Steve Campbell - February 04, 2008 10:05am
@Chad - I know, isn't that funky? ;) I always struggle with how many of these side thoughts I should include in a post, but I was trying really hard to keep this focused, so that it would be approachable to beginners. But I'm glad you brought it up, so the full story gets told!

@Steve - Thanks, that's exactly the kind of feedback I look for.
Joshua Flanagan - February 04, 2008 06:48pm
There is also a great demo of the keyword in the book "LINQ in Action"..showing how you can parse a big file without reading it all into memory. Pretty cool.

Since we are on fun facts...using foreach actually leaves behind an object that needs to be gc'ed. So, that is why foreach is not used in game programming (for loops are "usually" better and leave nothing to be cleaned up). Something I learned when I was dabbling with the XNA framework for the XBOX 360.
Bart Czernicki - February 05, 2008 02:07pm
So why is it better to return IList<T> than List<T>?
mike - February 06, 2008 02:00am
Interesting article. I guess it's inevitable that people miss out some language features and focus on some of the more 'sexy' aspects of 3.5.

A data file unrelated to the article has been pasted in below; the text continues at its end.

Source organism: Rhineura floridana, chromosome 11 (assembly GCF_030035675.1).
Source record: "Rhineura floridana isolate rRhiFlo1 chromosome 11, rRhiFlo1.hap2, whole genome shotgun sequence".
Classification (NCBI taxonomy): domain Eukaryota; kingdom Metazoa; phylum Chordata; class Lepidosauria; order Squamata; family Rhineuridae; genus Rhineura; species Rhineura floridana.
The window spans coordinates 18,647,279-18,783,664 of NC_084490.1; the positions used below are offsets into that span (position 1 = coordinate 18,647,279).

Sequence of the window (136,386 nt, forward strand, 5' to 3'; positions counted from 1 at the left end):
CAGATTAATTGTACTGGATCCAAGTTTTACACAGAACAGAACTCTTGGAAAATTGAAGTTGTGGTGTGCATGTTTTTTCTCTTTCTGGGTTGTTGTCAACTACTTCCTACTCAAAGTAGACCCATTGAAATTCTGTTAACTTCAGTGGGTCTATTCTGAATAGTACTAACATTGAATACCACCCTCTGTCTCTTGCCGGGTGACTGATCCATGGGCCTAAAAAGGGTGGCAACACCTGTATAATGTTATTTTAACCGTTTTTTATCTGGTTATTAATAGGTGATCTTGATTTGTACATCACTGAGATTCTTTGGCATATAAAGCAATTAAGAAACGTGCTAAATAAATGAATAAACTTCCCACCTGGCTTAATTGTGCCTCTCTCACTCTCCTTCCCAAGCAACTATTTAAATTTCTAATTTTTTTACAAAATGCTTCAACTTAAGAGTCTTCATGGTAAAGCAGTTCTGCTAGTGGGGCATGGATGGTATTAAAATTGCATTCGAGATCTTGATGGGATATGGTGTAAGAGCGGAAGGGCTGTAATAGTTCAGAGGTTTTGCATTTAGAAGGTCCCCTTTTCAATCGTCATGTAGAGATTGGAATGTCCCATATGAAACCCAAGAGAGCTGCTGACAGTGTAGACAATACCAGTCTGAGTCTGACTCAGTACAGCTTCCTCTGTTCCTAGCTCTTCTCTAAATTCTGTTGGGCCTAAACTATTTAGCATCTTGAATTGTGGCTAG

The performance gain using yield is a compelling reason for me to explore it. I'm going to copy that source code and run it through myself now.

Shane - February 06, 2008 03:04am
@ Shane

It's not better to return an (IList<t>), it's better to accept IList<T> as a return parameter. That way you can return any object that supports the IList<T> interface rather than ONLY List<T>. The benefit is in code maintenance so that if you want to refactor something, you may not have to alter all of its dependencies.

Rob - February 06, 2008 04:37am
I noticed that you never printed Ending execution of BetterGetCombinations, since it never returned to BetterGetCombinations after the break statement. How would you suggest dealing with, for example, open database connections? Overall though, a very interesting article
Eric - February 06, 2008 04:36am

If you put cleanup code in a finally block it should work (at least it made "Ending execution of BetterGetCombinations" print), though you will encounter extra overhead.
Mike - February 06, 2008 05:39am
Excellent explanation of the counter intuitive split execution of yield vs the standard linear method.
Ps Yield also works with the non-generic version of IEnumerable in case you're returning a collection that doesn't necessarily need to be locked down, because it may return multiple shapes to be consumed by a templated control like a gridview